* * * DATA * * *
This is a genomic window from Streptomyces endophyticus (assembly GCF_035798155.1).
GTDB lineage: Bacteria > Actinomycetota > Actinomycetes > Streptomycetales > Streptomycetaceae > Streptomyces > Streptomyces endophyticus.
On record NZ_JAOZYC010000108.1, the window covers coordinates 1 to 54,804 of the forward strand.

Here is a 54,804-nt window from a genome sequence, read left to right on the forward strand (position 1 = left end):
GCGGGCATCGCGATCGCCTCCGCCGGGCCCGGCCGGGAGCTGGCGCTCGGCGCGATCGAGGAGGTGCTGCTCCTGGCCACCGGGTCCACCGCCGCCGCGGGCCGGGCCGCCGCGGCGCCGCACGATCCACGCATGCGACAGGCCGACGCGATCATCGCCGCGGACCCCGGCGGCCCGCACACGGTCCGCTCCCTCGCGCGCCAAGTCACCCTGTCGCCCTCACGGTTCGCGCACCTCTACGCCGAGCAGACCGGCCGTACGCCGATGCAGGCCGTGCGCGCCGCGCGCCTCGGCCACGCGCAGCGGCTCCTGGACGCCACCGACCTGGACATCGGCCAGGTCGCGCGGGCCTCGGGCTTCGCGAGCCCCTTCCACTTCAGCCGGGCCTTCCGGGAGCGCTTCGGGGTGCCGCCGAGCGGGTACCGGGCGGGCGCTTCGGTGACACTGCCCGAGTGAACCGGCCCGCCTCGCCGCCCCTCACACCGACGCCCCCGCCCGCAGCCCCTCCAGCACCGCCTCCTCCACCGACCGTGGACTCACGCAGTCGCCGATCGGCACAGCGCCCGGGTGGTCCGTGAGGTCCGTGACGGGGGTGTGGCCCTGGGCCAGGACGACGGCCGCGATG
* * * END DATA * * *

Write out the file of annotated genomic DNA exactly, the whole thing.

This is a genomic window from Streptomyces endophyticus (assembly GCF_035798155.1).
GTDB lineage: Bacteria > Actinomycetota > Actinomycetes > Streptomycetales > Streptomycetaceae > Streptomyces > Streptomyces endophyticus.
On record NZ_JAOZYC010000108.1, the window covers coordinates 1 to 54,804 of the forward strand.

Here is a 54,804-nt window from a genome sequence, read left to right on the forward strand (position 1 = left end):
GCGGGCATCGCGATCGCCTCCGCCGGGCCCGGCCGGGAGCTGGCGCTCGGCGCGATCGAGGAGGTGCTGCTCCTGGCCACCGGGTCCACCGCCGCCGCGGGCCGGGCCGCCGCGGCGCCGCACGATCCACGCATGCGACAGGCCGACGCGATCATCGCCGCGGACCCCGGCGGCCCGCACACGGTCCGCTCCCTCGCGCGCCAAGTCACCCTGTCGCCCTCACGGTTCGCGCACCTCTACGCCGAGCAGACCGGCCGTACGCCGATGCAGGCCGTGCGCGCCGCGCGCCTCGGCCACGCGCAGCGGCTCCTGGACGCCACCGACCTGGACATCGGCCAGGTCGCGCGGGCCTCGGGCTTCGCGAGCCCCTTCCACTTCAGCCGGGCCTTCCGGGAGCGCTTCGGGGTGCCGCCGAGCGGGTACCGGGCGGGCGCTTCGGTGACACTGCCCGAGTGAACCGGCCCGCCTCGCCGCCCCTCACACCGACGCCCCCGCCCGCAGCCCCTCCAGCACCGCCTCCTCCACCGACCGTGGACTCACGCAGTCGCCGATCGGCACAGCGCCCGGGTGGTCCGTGAGGTCCGTGACGGGGGTGTGGCCCTGGGCCAGGACGACGGCCGCGATG